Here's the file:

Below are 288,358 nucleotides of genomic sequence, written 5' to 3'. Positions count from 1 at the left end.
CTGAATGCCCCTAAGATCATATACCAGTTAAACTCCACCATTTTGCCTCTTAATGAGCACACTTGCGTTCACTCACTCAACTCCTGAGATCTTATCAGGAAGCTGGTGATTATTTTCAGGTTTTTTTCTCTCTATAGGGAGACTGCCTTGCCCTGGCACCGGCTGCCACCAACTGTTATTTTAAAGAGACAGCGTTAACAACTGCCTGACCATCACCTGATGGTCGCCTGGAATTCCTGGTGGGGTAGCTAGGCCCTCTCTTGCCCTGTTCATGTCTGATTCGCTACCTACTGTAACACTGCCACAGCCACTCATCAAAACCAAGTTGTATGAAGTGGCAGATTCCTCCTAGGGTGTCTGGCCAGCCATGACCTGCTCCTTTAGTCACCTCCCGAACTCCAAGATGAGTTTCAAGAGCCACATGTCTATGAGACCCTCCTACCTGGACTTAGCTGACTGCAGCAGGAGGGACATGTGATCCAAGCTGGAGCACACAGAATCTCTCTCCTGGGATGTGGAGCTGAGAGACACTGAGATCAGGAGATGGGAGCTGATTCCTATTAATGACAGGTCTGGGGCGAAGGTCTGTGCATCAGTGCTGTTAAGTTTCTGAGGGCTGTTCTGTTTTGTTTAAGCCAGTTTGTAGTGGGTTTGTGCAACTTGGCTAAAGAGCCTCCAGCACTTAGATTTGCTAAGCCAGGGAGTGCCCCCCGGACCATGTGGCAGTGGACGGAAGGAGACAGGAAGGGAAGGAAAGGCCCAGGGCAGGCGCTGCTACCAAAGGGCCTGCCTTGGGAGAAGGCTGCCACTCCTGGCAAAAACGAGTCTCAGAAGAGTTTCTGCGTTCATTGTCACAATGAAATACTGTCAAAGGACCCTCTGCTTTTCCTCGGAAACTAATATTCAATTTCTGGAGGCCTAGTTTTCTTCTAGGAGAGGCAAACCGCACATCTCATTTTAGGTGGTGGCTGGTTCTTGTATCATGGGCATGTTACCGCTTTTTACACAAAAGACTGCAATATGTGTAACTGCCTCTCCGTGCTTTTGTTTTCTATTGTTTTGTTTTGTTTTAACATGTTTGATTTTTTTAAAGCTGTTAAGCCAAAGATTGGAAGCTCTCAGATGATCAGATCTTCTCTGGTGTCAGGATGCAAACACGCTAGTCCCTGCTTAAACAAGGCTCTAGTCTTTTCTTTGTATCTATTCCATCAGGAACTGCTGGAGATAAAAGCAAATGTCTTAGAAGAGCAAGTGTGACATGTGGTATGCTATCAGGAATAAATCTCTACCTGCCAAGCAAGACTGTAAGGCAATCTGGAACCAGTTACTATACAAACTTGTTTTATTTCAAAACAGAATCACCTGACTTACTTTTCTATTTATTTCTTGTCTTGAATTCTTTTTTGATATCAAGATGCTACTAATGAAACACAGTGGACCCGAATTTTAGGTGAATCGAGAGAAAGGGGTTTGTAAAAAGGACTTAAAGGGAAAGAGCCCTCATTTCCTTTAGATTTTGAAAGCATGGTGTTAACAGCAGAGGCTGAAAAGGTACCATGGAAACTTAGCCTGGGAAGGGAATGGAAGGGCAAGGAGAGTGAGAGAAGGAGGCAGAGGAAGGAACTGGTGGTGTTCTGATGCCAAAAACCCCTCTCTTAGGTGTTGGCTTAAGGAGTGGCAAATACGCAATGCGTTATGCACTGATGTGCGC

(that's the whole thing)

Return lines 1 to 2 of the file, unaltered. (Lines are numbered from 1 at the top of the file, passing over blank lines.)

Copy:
Below are 288,358 nucleotides of genomic sequence, written 5' to 3'. Positions count from 1 at the left end.
CTGAATGCCCCTAAGATCATATACCAGTTAAACTCCACCATTTTGCCTCTTAATGAGCACACTTGCGTTCACTCACTCAACTCCTGAGATCTTATCAGGAAGCTGGTGATTATTTTCAGGTTTTTTTCTCTCTATAGGGAGACTGCCTTGCCCTGGCACCGGCTGCCACCAACTGTTATTTTAAAGAGACAGCGTTAACAACTGCCTGACCATCACCTGATGGTCGCCTGGAATTCCTGGTGGGGTAGCTAGGCCCTCTCTTGCCCTGTTCATGTCTGATTCGCTACCTACTGTAACACTGCCACAGCCACTCATCAAAACCAAGTTGTATGAAGTGGCAGATTCCTCCTAGGGTGTCTGGCCAGCCATGACCTGCTCCTTTAGTCACCTCCCGAACTCCAAGATGAGTTTCAAGAGCCACATGTCTATGAGACCCTCCTACCTGGACTTAGCTGACTGCAGCAGGAGGGACATGTGATCCAAGCTGGAGCACACAGAATCTCTCTCCTGGGATGTGGAGCTGAGAGACACTGAGATCAGGAGATGGGAGCTGATTCCTATTAATGACAGGTCTGGGGCGAAGGTCTGTGCATCAGTGCTGTTAAGTTTCTGAGGGCTGTTCTGTTTTGTTTAAGCCAGTTTGTAGTGGGTTTGTGCAACTTGGCTAAAGAGCCTCCAGCACTTAGATTTGCTAAGCCAGGGAGTGCCCCCCGGACCATGTGGCAGTGGACGGAAGGAGACAGGAAGGGAAGGAAAGGCCCAGGGCAGGCGCTGCTACCAAAGGGCCTGCCTTGGGAGAAGGCTGCCACTCCTGGCAAAAACGAGTCTCAGAAGAGTTTCTGCGTTCATTGTCACAATGAAATACTGTCAAAGGACCCTCTGCTTTTCCTCGGAAACTAATATTCAATTTCTGGAGGCCTAGTTTTCTTCTAGGAGAGGCAAACCGCACATCTCATTTTAGGTGGTGGCTGGTTCTTGTATCATGGGCATGTTACCGCTTTTTACACAAAAGACTGCAATATGTGTAACTGCCTCTCCGTGCTTTTGTTTTCTATTGTTTTGTTTTGTTTTAACATGTTTGATTTTTTTAAAGCTGTTAAGCCAAAGATTGGAAGCTCTCAGATGATCAGATCTTCTCTGGTGTCAGGATGCAAACACGCTAGTCCCTGCTTAAACAAGGCTCTAGTCTTTTCTTTGTATCTATTCCATCAGGAACTGCTGGAGATAAAAGCAAATGTCTTAGAAGAGCAAGTGTGACATGTGGTATGCTATCAGGAATAAATCTCTACCTGCCAAGCAAGACTGTAAGGCAATCTGGAACCAGTTACTATACAAACTTGTTTTATTTCAAAACAGAATCACCTGACTTACTTTTCTATTTATTTCTTGTCTTGAATTCTTTTTTGATATCAAGATGCTACTAATGAAACACAGTGGACCCGAATTTTAGGTGAATCGAGAGAAAGGGGTTTGTAAAAAGGACTTAAAGGGAAAGAGCCCTCATTTCCTTTAGATTTTGAAAGCATGGTGTTAACAGCAGAGGCTGAAAAGGTACCATGGAAACTTAGCCTGGGAAGGGAATGGAAGGGCAAGGAGAGTGAGAGAAGGAGGCAGAGGAAGGAACTGGTGGTGTTCTGATGCCAAAAACCCCTCTCTTAGGTGTTGGCTTAAGGAGTGGCAAATACGCAATGCGTTATGCACTGATGTGCGC